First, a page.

GENEVA: A COVID-19 vaccine may be rolled out by March 2021 to the most vulnerable, which along with other advances could fundamentally change the course of the pandemic, a senior World Health Organization (WHO) official said.
Bruce Aylward told the WHO’s annual ministerial assembly that interim results from Pfizer Inc’s late-stage vaccine trial were “very positive”.
“There is still much work to be done, this is just interim results … but some very positive results coming today which should hold great promise hopefully for the entire world as we move forward,” Aylward told the 194-member state forum.
“By March as a result of the extraordinary work happening globally we could be in a position to fundamentally change the direction and the dynamic of this crisis,” he added.
Pfizer said its experimental COVID-19 vaccine was more than 90 per cent effective, raising hope as the pandemic accelerates with over 50 million cases and 1.2 million deaths.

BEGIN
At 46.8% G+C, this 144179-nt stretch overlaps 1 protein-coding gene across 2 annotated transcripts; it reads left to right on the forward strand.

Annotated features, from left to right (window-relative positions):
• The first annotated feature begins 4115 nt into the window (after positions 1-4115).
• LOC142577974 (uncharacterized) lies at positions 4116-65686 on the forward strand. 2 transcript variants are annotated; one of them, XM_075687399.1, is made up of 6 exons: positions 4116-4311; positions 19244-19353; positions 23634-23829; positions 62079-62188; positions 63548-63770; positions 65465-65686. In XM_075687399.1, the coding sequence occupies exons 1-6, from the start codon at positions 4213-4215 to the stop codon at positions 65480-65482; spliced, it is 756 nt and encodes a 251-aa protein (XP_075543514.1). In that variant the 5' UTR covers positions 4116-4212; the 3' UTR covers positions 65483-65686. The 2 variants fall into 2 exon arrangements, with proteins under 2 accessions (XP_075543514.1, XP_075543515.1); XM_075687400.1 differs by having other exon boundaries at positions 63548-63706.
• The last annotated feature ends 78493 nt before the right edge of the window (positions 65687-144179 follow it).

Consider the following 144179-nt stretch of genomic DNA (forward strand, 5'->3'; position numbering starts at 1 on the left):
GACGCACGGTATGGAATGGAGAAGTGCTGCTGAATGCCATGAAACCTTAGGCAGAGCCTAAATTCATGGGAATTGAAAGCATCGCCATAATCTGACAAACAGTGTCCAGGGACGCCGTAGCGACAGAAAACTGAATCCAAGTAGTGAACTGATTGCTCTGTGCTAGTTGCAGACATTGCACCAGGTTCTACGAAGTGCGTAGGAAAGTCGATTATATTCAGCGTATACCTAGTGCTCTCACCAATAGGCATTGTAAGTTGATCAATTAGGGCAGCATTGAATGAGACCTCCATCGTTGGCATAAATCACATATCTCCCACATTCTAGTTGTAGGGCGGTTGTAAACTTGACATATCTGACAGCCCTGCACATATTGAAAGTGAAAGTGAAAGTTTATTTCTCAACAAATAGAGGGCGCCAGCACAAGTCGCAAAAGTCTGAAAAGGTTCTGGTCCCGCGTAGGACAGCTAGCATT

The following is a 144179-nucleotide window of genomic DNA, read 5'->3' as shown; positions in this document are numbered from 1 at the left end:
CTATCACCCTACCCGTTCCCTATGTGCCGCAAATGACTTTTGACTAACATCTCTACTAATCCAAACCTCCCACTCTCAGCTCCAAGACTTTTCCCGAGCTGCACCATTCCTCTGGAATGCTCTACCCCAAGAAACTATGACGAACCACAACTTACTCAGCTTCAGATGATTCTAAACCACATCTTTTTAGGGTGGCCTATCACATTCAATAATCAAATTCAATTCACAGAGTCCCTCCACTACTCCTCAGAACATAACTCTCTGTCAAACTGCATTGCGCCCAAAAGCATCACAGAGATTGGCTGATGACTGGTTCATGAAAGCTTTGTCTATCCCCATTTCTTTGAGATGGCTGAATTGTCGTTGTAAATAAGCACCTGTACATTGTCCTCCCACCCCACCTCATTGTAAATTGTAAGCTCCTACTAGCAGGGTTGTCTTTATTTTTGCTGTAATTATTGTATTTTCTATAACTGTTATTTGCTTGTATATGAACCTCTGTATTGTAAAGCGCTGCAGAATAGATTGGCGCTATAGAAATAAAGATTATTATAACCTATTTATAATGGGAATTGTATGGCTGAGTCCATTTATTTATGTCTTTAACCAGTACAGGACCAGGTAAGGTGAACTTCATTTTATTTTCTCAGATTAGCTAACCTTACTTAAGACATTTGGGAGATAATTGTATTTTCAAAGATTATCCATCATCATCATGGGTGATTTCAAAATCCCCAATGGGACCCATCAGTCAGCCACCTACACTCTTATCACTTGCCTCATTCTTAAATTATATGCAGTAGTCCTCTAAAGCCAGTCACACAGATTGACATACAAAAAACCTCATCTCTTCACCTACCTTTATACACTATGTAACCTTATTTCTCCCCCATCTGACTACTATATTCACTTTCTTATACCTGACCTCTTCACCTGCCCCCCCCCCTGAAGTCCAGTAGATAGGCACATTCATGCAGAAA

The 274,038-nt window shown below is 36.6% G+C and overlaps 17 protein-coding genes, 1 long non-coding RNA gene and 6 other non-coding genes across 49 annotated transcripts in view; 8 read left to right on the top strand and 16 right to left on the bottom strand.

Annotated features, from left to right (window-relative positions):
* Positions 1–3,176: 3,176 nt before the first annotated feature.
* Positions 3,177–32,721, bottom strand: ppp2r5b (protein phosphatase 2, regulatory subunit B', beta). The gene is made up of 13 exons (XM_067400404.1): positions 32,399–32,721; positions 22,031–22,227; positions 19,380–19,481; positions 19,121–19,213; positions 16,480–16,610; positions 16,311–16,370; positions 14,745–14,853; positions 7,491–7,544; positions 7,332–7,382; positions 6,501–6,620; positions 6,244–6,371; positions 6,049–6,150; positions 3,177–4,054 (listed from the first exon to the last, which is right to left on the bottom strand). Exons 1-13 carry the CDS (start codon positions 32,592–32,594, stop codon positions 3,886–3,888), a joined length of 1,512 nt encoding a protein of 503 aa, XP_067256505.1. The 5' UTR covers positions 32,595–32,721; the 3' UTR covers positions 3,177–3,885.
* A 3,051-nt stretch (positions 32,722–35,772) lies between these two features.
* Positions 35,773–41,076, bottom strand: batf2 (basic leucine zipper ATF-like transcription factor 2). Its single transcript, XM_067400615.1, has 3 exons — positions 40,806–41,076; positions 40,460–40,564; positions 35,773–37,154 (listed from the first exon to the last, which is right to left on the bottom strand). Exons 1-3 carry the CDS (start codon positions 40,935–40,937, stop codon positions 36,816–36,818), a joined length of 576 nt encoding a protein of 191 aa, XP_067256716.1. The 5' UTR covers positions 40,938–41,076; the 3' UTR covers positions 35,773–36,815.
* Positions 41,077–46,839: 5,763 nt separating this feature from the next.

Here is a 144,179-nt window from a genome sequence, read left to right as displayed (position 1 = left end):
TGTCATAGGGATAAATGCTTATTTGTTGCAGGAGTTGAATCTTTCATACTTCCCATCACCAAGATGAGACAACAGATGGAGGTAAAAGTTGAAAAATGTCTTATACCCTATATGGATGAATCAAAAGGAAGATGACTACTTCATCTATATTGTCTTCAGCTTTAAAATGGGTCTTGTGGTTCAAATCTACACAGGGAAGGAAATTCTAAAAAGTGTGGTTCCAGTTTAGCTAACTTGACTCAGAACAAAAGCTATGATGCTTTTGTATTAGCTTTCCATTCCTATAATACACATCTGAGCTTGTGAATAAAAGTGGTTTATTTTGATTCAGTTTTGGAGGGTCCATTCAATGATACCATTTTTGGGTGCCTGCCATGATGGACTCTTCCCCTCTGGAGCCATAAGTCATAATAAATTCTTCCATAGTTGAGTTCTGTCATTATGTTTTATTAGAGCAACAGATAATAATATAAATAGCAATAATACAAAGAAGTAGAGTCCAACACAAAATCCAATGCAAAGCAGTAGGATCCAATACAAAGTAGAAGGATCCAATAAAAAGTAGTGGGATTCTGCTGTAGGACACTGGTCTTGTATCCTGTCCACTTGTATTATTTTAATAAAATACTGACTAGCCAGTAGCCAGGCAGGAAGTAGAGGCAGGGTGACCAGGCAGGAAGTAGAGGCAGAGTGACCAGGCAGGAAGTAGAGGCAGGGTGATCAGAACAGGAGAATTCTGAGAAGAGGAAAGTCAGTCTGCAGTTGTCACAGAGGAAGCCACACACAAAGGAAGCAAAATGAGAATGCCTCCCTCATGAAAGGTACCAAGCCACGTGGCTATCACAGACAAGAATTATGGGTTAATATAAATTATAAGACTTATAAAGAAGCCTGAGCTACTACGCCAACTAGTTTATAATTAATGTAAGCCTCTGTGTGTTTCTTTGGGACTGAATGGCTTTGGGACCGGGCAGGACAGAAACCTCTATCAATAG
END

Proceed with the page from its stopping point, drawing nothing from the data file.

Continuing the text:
WHO Director-General Tedros Adhanom Ghebreyesus also welcomed the “encouraging vaccine news” in a tweet.
The Pfizer-BioNTech candidate was not among the original nine vaccines forming part of a WHO-run “COVAX” facility to finance and distribute them fairly around the world.
However, the companies have expressed interest in supplying the programme. The WHO has said more vaccines are under consideration.
Pfizer and BioNTech said they expected to seek US authorisation this month for emergency use of the vaccine, raising the possibility of a regulatory decision as soon as December.
Aylward gave an upbeat assessment of overall prospects.
“In diagnostics we are in a position to massively expand testing globally, in therapeutics we have sufficient tools right now to substantially reduce the risk of dying from this disease and in the area of vaccines – with the news of today especially – we are on the verge of having the readiness in place to roll out doses for high-risk populations in the late first quarter, early 2nd quarter.”
However, he warned that an “acute funding gap” of US$4.5 billion could slow access to tests, medicines and vaccines in low- and middle-income countries.